During my reporting, I’ve also heard from Clubhouse users who have reminded me, in exasperated fashion, that the app is currently in a closed beta. Traditionally, the invitation-only stage of a social app has been used to build the exact systems these users are now clamoring for. A two-person startup that goes from idea to a $100 million valuation within a few weeks has countless problems to worry about, Clubhouse supporters tell me. Also the founders give out their email addresses to users, and respond to many of their complaints personally.
At the same time, we’ve seen enough social networks come and go that we now understand the consequences of making content moderation an afterthought. Ask Reddit, which just a few weeks ago thought to explicitly ban hate speech — years after nurturing communities of racists, nonconsensual porn distributors, and other blights on the internet.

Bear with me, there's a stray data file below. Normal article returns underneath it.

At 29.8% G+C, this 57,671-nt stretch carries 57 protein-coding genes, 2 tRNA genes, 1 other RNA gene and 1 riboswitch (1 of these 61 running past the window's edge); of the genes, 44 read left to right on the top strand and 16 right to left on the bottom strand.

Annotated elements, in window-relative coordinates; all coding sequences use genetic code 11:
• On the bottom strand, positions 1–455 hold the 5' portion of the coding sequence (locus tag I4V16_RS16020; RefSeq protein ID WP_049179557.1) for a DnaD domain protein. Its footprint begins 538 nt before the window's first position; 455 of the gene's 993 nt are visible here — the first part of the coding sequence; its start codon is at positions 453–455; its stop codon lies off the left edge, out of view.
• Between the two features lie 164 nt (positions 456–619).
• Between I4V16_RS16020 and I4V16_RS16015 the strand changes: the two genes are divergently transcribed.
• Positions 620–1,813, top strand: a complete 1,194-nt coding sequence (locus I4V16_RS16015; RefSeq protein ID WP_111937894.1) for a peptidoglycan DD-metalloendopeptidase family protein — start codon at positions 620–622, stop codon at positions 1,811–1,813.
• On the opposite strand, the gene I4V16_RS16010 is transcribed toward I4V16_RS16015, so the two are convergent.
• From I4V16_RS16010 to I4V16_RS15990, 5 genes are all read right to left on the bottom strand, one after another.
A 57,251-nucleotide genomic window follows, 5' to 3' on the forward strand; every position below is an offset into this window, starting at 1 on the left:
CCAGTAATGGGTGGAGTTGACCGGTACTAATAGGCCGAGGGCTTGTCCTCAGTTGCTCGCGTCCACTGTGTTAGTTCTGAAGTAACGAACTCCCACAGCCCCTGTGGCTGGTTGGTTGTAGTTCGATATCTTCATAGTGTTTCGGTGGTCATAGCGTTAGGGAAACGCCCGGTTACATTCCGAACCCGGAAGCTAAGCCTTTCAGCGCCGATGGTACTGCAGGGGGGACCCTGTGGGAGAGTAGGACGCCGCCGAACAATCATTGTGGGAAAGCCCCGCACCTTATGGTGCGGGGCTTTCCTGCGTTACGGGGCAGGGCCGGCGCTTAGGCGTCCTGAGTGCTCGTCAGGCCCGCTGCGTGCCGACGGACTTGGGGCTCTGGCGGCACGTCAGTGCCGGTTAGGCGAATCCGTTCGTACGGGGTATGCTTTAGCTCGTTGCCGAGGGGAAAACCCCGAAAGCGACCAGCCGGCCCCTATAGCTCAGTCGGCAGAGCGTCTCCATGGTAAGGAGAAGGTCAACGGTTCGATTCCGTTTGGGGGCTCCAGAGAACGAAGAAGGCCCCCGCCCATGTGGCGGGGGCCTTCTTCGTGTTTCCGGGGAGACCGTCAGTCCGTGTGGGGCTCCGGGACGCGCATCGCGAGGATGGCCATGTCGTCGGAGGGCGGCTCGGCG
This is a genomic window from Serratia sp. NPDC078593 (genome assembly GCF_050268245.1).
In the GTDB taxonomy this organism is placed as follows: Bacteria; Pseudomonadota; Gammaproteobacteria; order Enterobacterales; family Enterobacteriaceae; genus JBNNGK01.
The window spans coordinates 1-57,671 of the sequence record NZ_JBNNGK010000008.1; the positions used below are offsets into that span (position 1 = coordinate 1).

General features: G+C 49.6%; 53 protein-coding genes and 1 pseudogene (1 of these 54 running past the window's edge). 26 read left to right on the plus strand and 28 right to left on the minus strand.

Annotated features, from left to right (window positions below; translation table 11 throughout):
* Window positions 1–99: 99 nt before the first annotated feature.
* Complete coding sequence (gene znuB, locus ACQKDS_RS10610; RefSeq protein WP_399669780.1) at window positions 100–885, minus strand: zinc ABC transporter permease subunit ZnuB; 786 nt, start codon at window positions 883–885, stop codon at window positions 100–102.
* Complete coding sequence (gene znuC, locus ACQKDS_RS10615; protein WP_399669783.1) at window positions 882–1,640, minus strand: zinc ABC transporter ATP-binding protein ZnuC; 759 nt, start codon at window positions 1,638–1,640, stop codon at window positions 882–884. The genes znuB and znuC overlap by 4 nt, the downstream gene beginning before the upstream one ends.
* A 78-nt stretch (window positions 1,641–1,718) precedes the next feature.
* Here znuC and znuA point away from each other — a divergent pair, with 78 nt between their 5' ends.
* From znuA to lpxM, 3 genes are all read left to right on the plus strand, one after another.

And for Clubhouse, moderation issues promise to be particularly difficult — and if the app is to ever escape closed beta successfully, will require sustained attention and likely some product innovation. Tatiana Estévez, who worked on moderation efforts at the question-and-answer site Quora, outlined Clubhouse’s challenges in a Twitter thread.
Audio is fast and fluid; will Clubhouse record it so that moderators can review bad interactions later? In an ephemeral medium, how will Clubhouse determine whether users have a bad pattern of behavior? And can Clubhouse do anything to bring balance to the age-old problem of men interrupting women?
“Is this impossible? Probably not,” Estévez wrote. “But in my experience, moderation and culture have to be a huge priority for both the founding team as well as for the community as a whole.”
Moderation does not appear to have been a huge priority at Highlight, or at Shorts, or the team that built the “Tried It” feature at Pinterest. If Clubhouse is to live up to the potential its investors clearly see in it, its builders should consider making it one, and soon.